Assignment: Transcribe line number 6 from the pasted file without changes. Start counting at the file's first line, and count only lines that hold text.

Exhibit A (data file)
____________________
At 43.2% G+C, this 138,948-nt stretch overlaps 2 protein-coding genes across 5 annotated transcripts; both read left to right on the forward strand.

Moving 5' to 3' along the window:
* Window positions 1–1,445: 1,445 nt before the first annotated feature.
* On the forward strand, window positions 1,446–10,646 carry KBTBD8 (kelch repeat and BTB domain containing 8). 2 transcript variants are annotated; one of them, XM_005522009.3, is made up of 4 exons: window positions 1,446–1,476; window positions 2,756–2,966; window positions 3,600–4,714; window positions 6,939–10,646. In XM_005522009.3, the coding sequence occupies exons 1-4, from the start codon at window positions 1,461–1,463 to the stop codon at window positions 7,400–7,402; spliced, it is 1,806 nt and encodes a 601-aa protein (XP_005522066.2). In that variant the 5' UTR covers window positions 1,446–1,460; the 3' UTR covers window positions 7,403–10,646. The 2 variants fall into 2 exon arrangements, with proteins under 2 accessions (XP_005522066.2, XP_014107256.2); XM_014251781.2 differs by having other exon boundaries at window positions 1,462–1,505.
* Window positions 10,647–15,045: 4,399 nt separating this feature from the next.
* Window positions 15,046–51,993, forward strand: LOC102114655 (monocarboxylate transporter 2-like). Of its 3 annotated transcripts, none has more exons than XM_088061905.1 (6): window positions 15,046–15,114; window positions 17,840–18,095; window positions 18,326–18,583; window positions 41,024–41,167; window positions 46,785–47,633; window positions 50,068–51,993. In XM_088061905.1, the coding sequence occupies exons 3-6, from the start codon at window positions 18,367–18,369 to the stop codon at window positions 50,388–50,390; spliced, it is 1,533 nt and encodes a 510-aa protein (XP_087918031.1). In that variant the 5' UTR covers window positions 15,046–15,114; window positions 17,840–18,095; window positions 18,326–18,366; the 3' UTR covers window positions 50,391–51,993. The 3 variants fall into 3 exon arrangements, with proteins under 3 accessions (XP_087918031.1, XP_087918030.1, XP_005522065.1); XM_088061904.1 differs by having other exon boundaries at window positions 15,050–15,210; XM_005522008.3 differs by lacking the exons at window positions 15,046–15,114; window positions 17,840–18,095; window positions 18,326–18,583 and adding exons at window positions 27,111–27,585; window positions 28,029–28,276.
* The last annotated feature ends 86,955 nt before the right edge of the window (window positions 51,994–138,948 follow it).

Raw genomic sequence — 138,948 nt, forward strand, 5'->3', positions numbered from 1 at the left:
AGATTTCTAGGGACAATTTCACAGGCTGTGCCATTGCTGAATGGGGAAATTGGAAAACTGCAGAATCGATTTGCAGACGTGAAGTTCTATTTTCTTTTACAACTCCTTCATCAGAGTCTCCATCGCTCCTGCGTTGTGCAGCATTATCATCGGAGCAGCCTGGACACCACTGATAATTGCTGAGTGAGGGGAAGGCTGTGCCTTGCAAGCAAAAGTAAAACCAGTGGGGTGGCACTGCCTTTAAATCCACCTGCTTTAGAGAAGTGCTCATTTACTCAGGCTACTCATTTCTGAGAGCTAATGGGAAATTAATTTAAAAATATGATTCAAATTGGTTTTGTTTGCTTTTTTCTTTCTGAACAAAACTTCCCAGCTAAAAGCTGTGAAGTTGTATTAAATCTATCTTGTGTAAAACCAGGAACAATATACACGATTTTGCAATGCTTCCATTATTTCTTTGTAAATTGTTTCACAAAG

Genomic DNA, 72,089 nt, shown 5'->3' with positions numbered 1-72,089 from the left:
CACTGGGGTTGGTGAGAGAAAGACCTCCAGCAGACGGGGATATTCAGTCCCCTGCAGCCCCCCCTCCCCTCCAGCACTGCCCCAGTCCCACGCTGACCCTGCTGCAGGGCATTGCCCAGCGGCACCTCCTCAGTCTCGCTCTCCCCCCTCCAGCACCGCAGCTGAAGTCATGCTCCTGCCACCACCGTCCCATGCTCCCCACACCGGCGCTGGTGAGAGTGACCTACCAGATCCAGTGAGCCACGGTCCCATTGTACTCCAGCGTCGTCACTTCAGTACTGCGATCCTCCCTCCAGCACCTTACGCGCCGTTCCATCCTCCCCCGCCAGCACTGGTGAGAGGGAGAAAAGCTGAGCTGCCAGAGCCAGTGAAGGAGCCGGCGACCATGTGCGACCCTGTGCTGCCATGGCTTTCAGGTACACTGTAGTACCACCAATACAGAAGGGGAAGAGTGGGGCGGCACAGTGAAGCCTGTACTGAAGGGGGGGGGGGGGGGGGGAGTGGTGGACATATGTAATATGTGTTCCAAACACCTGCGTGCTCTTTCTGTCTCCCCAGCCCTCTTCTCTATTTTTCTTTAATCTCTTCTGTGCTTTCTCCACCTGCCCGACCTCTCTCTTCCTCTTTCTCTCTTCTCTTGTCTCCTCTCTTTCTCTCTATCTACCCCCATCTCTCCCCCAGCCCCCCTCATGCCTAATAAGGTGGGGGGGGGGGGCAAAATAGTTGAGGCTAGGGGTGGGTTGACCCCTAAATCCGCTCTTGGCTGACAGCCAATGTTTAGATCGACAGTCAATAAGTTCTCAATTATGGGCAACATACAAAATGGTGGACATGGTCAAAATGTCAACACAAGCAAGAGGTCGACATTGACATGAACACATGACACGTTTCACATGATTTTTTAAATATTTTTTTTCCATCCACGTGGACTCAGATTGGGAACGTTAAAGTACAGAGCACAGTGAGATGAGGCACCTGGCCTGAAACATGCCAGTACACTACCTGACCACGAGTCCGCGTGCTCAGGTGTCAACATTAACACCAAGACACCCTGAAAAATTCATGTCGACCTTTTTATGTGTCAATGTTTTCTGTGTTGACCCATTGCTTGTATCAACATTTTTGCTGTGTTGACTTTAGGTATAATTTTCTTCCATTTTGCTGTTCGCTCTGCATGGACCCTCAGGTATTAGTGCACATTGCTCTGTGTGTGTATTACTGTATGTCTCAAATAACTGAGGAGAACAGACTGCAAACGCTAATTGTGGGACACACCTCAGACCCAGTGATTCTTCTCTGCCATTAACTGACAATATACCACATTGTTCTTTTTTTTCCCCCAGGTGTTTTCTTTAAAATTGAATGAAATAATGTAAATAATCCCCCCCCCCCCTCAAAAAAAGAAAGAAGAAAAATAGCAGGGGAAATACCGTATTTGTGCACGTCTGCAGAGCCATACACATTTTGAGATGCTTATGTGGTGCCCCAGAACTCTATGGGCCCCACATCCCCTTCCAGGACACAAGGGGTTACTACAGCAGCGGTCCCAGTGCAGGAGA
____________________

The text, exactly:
* Window positions 15,046–51,993, forward strand: LOC102114655 (monocarboxylate transporter 2-like). Of its 3 annotated transcripts, none has more exons than XM_088061905.1 (6): window positions 15,046–15,114; window positions 17,840–18,095; window positions 18,326–18,583; window positions 41,024–41,167; window positions 46,785–47,633; window positions 50,068–51,993. In XM_088061905.1, the coding sequence occupies exons 3-6, from the start codon at window positions 18,367–18,369 to the stop codon at window positions 50,388–50,390; spliced, it is 1,533 nt and encodes a 510-aa protein (XP_087918031.1). In that variant the 5' UTR covers window positions 15,046–15,114; window positions 17,840–18,095; window positions 18,326–18,366; the 3' UTR covers window positions 50,391–51,993. The 3 variants fall into 3 exon arrangements, with proteins under 3 accessions (XP_087918031.1, XP_087918030.1, XP_005522065.1); XM_088061904.1 differs by having other exon boundaries at window positions 15,050–15,210; XM_005522008.3 differs by lacking the exons at window positions 15,046–15,114; window positions 17,840–18,095; window positions 18,326–18,583 and adding exons at window positions 27,111–27,585; window positions 28,029–28,276.